Jim did however avoid use of a moment arm in test apparatus for some years when he was doing his tests with the U-80 load cell.  The troubles with the load cell were however, that it is not spec 'd for very short duration thrust impulses and it is an electromechanical device that one needs to demonstrate conclusively is not picking up any electrostatic or magnetic coupling.  Going to the ARC Lite balance really is a step up in measurement.  Additionally, Jim has been very careful to show he is not getting ion wind and thermal by running in E-6T vacuum.  He's also made judicious use of things like Mu metal to show there is no b field coupling etc. 

All in all, though the work goes slowly; it's been very thorough.  If there's a single questionable issue with the apparatus and protocols, it is that he is measuring exceedingly small forces and as StarDrive has said, there are many who find this an issue all alone.  But the ability to derive useful data from these systems is entirely dependent upon apparatus and protocol so I for one don't have issues with Jim's work.  So long as he stays above the noise floor by at least and order of magnitude, I can't see anything wrong with his work.

Offline Lampyridae

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Re: Propellantless Field Propulsion and application
« Reply #115 on: 11/02/2008 10:03 PM »
khallow: "As I (or for that matter, any classical observer) see it, the answer is  "no". However it happened, the above entangled system of the universe has collapsed, if only due to our classical observations. Further, if general relativity is accurate, inertial effects are not instantaneous. And if the universe is open (which is the current opinion of cosmology), then there is no resonance. Keep in mind further, that we only see part of the universe, just what is in the past of our light cone. The universe could well be infinite in spatial extent as well as time."

Well, the actual QVF would still be entangled because the particle/antiparticle production happens all in the Heisenberg uncertainty scale. Thus, having not been "observed" the entanglement might still be valid.

I believe the Casimir effect was used to generate thrust by NASA's APL, although it was miniscule (a vibrating plate...) I can see how this thruster concept would work in either a classical plasma exhaust situation, using QVF as reaction mass, or by using e/p pairs as the reaction mass for a Mach-Lorentz thruster. However in either case the thrust would be negligible. I think this thruster somehow relies on entanglement and Dark Matter to achieve the thrust we're looking at - or rather, generating a negative QVF gradient. This QVF seems less a thruster then the QVF gravitational equivalent of a balloon. Having not seen the paper and not having the physics background to judge it, one really has to adopt a "wait and see" attitude for this one. There are plenty of theories out there predicting gravity drives... Heim theory for one, which is still debatable.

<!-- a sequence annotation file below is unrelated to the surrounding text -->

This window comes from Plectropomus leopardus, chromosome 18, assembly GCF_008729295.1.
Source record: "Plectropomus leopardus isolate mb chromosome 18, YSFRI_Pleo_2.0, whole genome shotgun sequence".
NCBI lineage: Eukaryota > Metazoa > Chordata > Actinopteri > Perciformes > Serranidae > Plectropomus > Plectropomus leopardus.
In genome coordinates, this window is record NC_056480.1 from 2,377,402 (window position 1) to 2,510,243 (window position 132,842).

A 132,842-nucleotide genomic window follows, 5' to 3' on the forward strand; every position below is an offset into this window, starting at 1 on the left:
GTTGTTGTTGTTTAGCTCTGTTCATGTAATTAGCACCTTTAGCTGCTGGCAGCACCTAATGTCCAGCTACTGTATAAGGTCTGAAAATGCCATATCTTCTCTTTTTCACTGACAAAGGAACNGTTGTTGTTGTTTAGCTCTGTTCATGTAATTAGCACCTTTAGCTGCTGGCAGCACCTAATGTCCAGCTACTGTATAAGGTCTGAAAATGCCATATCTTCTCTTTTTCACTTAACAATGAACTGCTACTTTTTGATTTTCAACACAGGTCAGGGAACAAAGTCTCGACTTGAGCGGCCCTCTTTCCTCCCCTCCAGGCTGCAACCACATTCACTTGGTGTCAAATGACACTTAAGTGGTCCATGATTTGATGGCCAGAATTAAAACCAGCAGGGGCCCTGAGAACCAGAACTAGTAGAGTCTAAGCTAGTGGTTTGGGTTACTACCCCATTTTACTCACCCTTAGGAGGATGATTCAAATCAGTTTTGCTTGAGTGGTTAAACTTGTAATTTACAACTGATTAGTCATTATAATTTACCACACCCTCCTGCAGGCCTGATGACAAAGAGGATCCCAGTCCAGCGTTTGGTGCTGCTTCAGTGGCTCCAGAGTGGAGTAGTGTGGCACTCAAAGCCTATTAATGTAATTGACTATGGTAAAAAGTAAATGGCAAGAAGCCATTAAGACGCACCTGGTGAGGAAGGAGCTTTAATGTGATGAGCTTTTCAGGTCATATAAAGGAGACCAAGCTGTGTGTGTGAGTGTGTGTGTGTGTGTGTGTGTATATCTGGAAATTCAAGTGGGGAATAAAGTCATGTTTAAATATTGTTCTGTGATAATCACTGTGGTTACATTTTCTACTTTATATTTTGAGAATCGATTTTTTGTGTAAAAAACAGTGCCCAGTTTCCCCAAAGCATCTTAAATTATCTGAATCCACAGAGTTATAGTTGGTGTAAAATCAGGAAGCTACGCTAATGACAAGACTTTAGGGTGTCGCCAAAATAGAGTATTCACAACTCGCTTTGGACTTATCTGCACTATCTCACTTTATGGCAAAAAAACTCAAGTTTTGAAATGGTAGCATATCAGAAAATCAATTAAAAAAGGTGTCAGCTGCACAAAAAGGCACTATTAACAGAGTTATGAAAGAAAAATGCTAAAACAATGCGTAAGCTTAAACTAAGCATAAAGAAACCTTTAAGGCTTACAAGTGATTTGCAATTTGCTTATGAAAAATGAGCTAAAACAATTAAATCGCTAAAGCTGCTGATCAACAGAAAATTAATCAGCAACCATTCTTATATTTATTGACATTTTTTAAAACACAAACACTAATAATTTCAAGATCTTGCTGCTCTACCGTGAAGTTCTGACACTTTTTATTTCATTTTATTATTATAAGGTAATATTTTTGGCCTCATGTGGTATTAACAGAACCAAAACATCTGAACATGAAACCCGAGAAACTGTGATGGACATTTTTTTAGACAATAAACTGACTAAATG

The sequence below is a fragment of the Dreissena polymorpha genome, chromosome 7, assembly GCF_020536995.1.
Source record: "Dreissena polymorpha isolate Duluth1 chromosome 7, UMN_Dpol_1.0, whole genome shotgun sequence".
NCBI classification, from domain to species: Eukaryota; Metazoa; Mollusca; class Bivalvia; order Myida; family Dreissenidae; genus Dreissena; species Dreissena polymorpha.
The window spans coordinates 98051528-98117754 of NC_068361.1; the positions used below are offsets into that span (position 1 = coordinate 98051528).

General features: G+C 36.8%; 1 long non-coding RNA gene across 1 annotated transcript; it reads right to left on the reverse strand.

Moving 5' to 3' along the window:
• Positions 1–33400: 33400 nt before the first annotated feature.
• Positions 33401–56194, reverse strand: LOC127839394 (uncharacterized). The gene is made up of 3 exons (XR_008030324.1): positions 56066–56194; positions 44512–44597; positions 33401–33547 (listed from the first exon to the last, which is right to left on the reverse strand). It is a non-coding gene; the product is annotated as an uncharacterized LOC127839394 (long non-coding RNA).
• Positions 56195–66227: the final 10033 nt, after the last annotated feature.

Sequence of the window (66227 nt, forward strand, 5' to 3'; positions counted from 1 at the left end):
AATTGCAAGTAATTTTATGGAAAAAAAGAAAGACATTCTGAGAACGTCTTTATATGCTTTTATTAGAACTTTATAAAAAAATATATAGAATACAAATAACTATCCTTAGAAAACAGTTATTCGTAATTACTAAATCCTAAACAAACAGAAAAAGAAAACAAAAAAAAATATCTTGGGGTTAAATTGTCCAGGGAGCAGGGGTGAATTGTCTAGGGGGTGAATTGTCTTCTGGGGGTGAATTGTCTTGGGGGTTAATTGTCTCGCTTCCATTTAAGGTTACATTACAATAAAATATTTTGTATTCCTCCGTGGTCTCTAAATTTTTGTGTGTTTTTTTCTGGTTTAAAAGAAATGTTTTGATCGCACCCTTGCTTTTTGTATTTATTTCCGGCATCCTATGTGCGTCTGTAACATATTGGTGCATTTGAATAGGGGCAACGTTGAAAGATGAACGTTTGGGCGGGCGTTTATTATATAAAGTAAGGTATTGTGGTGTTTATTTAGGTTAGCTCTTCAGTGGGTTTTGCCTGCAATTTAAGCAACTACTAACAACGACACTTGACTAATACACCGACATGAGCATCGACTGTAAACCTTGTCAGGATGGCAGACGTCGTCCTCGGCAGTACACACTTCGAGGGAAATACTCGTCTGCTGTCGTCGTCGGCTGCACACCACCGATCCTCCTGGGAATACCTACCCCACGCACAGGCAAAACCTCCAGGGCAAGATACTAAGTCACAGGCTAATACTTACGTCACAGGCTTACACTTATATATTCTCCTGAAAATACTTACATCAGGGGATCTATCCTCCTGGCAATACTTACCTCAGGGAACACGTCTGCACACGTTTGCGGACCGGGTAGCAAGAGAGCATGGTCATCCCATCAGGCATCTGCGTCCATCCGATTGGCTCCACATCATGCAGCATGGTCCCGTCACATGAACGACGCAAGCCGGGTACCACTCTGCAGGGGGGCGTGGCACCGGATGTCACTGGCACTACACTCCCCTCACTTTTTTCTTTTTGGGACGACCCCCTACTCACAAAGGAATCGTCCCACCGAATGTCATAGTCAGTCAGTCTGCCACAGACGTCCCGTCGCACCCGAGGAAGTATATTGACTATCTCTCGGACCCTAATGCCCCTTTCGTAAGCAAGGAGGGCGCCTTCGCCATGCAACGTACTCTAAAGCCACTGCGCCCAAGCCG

Anyway, if the test article floats into the conference hall then we can discuss theory all we want while NASA rips out the orbiter SSMEs and stuffs these babies inside.
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Offline khallow

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Re: Propellantless Field Propulsion and application
« Reply #116 on: 11/03/2008 05:40 AM »
While I'm still concerned about whether the Mach-Lorentz thruster (MLT as usual) produces linear thrust or not, I do find myself warming up to it. If it works as advertised, not only do we have a potential propellantless thruster and emitter of gravity waves, but with slight modification (continue to charge/discharge the capacitor at the desired frequency, but let the capacitor float free), it should be able to serve as a detector of gravity waves in the appropriate frequencies. That means that among other things, you should be able to build sensors and communication devices (eg, phased arrays) using this idea. A gravity wave based communication system ought to be able to work under some unusual circumstances, like communicating directly through Earth.